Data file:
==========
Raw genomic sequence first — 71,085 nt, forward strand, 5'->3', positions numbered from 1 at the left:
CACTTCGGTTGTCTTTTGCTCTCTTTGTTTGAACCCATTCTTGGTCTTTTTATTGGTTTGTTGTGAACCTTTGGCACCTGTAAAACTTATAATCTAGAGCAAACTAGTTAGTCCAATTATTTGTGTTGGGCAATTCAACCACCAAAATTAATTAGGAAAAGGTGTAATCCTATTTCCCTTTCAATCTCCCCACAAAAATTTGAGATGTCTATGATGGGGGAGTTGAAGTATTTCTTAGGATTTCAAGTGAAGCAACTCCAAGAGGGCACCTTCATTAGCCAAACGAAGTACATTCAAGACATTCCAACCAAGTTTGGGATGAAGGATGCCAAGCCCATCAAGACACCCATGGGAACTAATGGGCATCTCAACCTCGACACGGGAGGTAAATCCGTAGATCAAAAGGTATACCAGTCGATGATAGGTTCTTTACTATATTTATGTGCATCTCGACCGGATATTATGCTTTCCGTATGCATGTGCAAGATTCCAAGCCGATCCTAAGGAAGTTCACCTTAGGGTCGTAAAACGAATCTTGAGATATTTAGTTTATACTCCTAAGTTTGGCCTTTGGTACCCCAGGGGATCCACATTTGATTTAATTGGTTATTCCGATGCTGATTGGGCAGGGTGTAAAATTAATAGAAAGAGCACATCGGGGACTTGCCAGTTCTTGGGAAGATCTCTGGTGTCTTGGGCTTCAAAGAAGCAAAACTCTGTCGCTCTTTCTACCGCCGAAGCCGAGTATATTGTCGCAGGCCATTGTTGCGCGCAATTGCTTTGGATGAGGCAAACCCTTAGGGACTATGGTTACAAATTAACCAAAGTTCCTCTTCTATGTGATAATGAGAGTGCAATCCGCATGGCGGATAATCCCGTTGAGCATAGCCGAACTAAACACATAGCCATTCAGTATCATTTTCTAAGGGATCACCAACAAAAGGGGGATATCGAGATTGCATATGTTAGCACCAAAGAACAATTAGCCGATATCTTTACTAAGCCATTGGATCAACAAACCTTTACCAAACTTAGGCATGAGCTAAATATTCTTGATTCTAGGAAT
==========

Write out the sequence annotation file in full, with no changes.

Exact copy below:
Raw genomic sequence first — 71,085 nt, forward strand, 5'->3', positions numbered from 1 at the left:
CACTTCGGTTGTCTTTTGCTCTCTTTGTTTGAACCCATTCTTGGTCTTTTTATTGGTTTGTTGTGAACCTTTGGCACCTGTAAAACTTATAATCTAGAGCAAACTAGTTAGTCCAATTATTTGTGTTGGGCAATTCAACCACCAAAATTAATTAGGAAAAGGTGTAATCCTATTTCCCTTTCAATCTCCCCACAAAAATTTGAGATGTCTATGATGGGGGAGTTGAAGTATTTCTTAGGATTTCAAGTGAAGCAACTCCAAGAGGGCACCTTCATTAGCCAAACGAAGTACATTCAAGACATTCCAACCAAGTTTGGGATGAAGGATGCCAAGCCCATCAAGACACCCATGGGAACTAATGGGCATCTCAACCTCGACACGGGAGGTAAATCCGTAGATCAAAAGGTATACCAGTCGATGATAGGTTCTTTACTATATTTATGTGCATCTCGACCGGATATTATGCTTTCCGTATGCATGTGCAAGATTCCAAGCCGATCCTAAGGAAGTTCACCTTAGGGTCGTAAAACGAATCTTGAGATATTTAGTTTATACTCCTAAGTTTGGCCTTTGGTACCCCAGGGGATCCACATTTGATTTAATTGGTTATTCCGATGCTGATTGGGCAGGGTGTAAAATTAATAGAAAGAGCACATCGGGGACTTGCCAGTTCTTGGGAAGATCTCTGGTGTCTTGGGCTTCAAAGAAGCAAAACTCTGTCGCTCTTTCTACCGCCGAAGCCGAGTATATTGTCGCAGGCCATTGTTGCGCGCAATTGCTTTGGATGAGGCAAACCCTTAGGGACTATGGTTACAAATTAACCAAAGTTCCTCTTCTATGTGATAATGAGAGTGCAATCCGCATGGCGGATAATCCCGTTGAGCATAGCCGAACTAAACACATAGCCATTCAGTATCATTTTCTAAGGGATCACCAACAAAAGGGGGATATCGAGATTGCATATGTTAGCACCAAAGAACAATTAGCCGATATCTTTACTAAGCCATTGGATCAACAAACCTTTACCAAACTTAGGCATGAGCTAAATATTCTTGATTCTAGGAAT